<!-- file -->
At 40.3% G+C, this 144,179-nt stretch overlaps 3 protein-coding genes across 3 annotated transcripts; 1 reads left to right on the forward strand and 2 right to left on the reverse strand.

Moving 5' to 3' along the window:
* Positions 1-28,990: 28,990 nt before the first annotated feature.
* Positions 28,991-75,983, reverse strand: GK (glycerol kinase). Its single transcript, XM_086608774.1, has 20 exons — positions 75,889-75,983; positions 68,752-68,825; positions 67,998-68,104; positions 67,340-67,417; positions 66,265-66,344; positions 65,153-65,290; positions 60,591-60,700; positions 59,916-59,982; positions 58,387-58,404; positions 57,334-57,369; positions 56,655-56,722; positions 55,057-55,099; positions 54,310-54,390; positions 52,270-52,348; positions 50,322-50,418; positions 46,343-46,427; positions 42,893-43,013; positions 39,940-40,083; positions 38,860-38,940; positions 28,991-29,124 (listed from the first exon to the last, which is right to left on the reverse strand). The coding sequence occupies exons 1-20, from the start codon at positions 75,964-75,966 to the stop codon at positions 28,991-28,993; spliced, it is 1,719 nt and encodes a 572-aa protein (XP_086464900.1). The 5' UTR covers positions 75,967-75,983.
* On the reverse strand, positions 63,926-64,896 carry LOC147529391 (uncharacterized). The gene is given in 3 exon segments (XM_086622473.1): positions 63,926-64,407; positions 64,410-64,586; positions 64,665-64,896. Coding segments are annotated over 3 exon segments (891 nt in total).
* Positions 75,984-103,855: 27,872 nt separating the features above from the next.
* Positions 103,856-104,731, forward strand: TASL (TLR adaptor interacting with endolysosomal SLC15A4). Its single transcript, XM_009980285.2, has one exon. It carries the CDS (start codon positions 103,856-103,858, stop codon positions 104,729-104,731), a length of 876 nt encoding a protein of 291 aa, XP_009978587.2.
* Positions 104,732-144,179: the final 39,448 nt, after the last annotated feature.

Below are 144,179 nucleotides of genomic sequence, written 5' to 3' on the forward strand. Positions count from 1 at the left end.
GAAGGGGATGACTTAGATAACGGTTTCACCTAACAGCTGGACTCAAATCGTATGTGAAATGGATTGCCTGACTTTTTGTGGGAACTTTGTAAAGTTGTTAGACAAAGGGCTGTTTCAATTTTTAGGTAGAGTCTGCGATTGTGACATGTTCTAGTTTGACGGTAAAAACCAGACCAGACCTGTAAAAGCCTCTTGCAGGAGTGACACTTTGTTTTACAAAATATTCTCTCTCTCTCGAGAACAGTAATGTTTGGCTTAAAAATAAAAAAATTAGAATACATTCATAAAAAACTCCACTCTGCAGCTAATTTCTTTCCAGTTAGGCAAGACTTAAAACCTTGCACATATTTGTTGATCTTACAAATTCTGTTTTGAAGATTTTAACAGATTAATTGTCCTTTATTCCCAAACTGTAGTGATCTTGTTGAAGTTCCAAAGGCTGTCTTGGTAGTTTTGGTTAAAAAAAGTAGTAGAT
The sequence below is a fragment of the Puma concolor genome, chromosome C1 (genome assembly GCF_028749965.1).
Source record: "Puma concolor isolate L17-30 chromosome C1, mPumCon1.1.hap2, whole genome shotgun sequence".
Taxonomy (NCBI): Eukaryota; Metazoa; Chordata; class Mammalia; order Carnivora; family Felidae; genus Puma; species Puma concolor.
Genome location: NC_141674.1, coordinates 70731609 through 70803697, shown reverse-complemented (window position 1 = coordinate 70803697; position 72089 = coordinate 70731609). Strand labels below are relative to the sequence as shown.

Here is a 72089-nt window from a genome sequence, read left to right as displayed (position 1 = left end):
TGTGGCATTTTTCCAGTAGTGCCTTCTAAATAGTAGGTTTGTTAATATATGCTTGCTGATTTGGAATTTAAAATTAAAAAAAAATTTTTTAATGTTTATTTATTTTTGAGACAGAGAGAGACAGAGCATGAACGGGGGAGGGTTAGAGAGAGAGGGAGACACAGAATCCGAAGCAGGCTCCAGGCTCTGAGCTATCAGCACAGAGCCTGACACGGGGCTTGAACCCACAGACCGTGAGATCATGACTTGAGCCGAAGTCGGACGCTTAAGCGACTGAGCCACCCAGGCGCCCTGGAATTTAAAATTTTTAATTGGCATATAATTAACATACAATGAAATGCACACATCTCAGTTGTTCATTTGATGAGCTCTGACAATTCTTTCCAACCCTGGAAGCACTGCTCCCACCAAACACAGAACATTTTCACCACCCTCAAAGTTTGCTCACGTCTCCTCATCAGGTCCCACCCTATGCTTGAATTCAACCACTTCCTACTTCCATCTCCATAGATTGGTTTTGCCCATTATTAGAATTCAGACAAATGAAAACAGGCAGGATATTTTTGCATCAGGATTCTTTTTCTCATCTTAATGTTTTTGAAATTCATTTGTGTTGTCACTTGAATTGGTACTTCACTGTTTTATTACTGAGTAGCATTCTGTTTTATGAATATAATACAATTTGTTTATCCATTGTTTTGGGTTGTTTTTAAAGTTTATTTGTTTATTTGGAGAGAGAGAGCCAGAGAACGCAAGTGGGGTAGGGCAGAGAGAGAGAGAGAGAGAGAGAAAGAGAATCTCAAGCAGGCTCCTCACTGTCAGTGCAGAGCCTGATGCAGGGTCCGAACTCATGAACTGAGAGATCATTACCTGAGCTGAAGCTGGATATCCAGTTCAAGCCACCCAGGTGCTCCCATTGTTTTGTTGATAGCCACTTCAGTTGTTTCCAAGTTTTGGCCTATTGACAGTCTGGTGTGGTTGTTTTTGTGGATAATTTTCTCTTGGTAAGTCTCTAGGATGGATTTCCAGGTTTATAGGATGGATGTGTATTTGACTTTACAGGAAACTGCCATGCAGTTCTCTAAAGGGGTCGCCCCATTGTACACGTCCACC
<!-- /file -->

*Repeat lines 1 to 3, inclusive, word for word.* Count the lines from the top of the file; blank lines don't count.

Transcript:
At 40.3% G+C, this 144,179-nt stretch overlaps 3 protein-coding genes across 3 annotated transcripts; 1 reads left to right on the forward strand and 2 right to left on the reverse strand.

Moving 5' to 3' along the window:
* Positions 1-28,990: 28,990 nt before the first annotated feature.